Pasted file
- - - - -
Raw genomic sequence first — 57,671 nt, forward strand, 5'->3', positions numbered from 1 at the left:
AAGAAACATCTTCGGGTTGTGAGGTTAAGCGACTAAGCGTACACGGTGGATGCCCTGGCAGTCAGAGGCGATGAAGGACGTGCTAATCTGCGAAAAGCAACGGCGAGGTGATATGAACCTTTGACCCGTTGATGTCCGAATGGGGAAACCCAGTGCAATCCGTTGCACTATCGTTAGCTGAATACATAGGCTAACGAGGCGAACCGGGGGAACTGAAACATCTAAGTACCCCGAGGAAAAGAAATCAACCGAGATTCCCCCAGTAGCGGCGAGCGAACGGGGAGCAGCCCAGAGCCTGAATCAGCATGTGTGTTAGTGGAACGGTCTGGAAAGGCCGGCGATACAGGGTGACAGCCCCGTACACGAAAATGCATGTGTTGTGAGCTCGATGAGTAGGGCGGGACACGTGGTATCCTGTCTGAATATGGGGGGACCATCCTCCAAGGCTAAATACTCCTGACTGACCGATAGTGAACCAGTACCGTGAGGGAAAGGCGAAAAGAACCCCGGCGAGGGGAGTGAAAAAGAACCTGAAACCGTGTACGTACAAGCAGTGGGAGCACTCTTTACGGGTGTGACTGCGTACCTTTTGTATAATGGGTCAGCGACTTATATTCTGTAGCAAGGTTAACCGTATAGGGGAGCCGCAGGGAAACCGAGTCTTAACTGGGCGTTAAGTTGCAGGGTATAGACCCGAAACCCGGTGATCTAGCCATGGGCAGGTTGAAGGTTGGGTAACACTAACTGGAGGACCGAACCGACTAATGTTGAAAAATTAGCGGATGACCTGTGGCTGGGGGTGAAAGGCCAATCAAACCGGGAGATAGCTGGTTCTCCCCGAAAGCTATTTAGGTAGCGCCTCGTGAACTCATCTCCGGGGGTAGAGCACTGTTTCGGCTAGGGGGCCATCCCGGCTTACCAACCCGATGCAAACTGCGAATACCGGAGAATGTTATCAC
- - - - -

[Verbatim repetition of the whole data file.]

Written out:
Raw genomic sequence first — 57,671 nt, forward strand, 5'->3', positions numbered from 1 at the left:
AAGAAACATCTTCGGGTTGTGAGGTTAAGCGACTAAGCGTACACGGTGGATGCCCTGGCAGTCAGAGGCGATGAAGGACGTGCTAATCTGCGAAAAGCAACGGCGAGGTGATATGAACCTTTGACCCGTTGATGTCCGAATGGGGAAACCCAGTGCAATCCGTTGCACTATCGTTAGCTGAATACATAGGCTAACGAGGCGAACCGGGGGAACTGAAACATCTAAGTACCCCGAGGAAAAGAAATCAACCGAGATTCCCCCAGTAGCGGCGAGCGAACGGGGAGCAGCCCAGAGCCTGAATCAGCATGTGTGTTAGTGGAACGGTCTGGAAAGGCCGGCGATACAGGGTGACAGCCCCGTACACGAAAATGCATGTGTTGTGAGCTCGATGAGTAGGGCGGGACACGTGGTATCCTGTCTGAATATGGGGGGACCATCCTCCAAGGCTAAATACTCCTGACTGACCGATAGTGAACCAGTACCGTGAGGGAAAGGCGAAAAGAACCCCGGCGAGGGGAGTGAAAAAGAACCTGAAACCGTGTACGTACAAGCAGTGGGAGCACTCTTTACGGGTGTGACTGCGTACCTTTTGTATAATGGGTCAGCGACTTATATTCTGTAGCAAGGTTAACCGTATAGGGGAGCCGCAGGGAAACCGAGTCTTAACTGGGCGTTAAGTTGCAGGGTATAGACCCGAAACCCGGTGATCTAGCCATGGGCAGGTTGAAGGTTGGGTAACACTAACTGGAGGACCGAACCGACTAATGTTGAAAAATTAGCGGATGACCTGTGGCTGGGGGTGAAAGGCCAATCAAACCGGGAGATAGCTGGTTCTCCCCGAAAGCTATTTAGGTAGCGCCTCGTGAACTCATCTCCGGGGGTAGAGCACTGTTTCGGCTAGGGGGCCATCCCGGCTTACCAACCCGATGCAAACTGCGAATACCGGAGAATGTTATCAC